- Keep the meeting on track and redirect the conversation if people go off on a tangent.
Having a dedicated facilitator is particularly helpful when the attendees haven’t successfully worked together and when the meeting takes place online or in hybrid mode (onsite and online).
7 Establish Ground Rules
Ground rules are guidelines that foster a collaborative mindset, encourage participation, and help the participants treat each other respectfully. The following list shares sample rules, which are based on my book How to Lead in Product Management:
- Always have cameras turned on in online meetings and mute yourself if you don’t speak.
- Silence phones and other devices; disable notifications.
- Speak from a place of respect for the other attendees and assume good intentions on their part. Refrain from judging and labelling people.
- Respect differences of opinion and value the diversity of the group members.
- Listen with an open mind. Be receptive and refrain from making premature judgements.
- Speak honestly and openly. Always stick to observable facts.
- Ask questions when you sense misunderstanding or disagreement.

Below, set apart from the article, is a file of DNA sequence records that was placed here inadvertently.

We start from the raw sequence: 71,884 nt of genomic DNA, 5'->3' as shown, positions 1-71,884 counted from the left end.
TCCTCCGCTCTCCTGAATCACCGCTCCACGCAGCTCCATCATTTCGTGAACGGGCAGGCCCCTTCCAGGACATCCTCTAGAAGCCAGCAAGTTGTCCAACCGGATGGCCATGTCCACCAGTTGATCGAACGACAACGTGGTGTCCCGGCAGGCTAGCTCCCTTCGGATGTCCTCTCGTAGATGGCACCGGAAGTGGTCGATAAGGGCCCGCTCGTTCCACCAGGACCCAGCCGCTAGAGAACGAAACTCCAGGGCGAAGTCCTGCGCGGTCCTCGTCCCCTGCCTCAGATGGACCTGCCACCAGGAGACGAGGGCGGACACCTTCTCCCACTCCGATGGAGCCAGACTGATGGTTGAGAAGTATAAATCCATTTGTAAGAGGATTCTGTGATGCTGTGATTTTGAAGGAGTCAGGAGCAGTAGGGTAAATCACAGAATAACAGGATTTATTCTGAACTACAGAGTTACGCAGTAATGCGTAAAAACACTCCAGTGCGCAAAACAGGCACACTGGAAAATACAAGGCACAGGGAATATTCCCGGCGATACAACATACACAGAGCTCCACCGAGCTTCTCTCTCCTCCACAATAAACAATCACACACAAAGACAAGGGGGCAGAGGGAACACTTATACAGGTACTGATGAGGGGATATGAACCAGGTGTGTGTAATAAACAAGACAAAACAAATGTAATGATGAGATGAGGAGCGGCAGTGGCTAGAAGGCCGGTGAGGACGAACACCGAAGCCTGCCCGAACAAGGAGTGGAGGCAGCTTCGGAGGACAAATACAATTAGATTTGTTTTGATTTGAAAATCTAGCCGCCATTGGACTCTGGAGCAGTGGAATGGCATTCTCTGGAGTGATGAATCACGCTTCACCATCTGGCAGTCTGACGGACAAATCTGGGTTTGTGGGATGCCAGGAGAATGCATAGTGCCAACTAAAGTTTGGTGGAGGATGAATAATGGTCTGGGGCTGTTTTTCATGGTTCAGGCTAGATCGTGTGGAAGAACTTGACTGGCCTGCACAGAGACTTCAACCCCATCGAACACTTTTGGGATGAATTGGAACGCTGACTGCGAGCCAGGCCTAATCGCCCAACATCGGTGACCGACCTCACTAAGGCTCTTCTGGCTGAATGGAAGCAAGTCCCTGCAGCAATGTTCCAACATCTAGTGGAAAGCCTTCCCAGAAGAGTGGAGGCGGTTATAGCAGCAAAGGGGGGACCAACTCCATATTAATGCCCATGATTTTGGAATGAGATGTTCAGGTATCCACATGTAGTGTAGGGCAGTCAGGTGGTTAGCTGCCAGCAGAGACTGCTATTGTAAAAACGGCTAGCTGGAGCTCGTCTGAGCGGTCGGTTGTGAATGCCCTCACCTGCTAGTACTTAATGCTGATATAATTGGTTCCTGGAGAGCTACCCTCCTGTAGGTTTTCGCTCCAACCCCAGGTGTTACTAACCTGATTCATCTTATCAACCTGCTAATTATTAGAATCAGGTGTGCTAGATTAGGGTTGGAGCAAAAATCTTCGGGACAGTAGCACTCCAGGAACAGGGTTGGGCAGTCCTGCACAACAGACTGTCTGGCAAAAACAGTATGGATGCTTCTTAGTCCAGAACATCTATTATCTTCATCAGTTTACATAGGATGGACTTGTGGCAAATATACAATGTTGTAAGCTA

- Speak up if you have not been participating. Make room for others if you have spoken often.
- Do not interrupt others. Allow a moment of silence to let the previous speaker’s words sink in before the next person speaks. Use reactions in online meetings to signal that you want to say something.
- Stay present. Do not engage in side-conversations and don’t answer messages on your electronic devices.
8 Choose a Decision Rule
Many product management meetings I have attended were working meetings, or workshops, where product decisions were taken. In such a meeting, it is important to have a clear decision rule. Such a rule states who decides and how you can tell that the decision has been made. It avoids the risk that a meeting ends, and people are confused if a decision was taken or not.
Helpful decision rules for product management meetings include unanimity, consent, and product person decides after discussion. Let’s take a look at the three rules. (For a more detailed discussion, see my article Use Decision Rules to Make Better Product Decisions.)
- Deciding by unanimity means that everyone agrees with the proposed solution and is happy to support it. This creates strong buy-in and shared ownership. On the downside, it can take a comparatively long time to achieve unanimity. Use this decision rule for high impact decisions like setting a product vision and coming up with a brand-new or significantly changed product strategy.
- Consent is the absence of objections. A decision is made when nobody disapproves. The support the rule creates is not as strong as in the case of unanimity. But it is quicker to achieve and often sufficient. Use consent, for example, when working on the product roadmap and when setting sprint goals.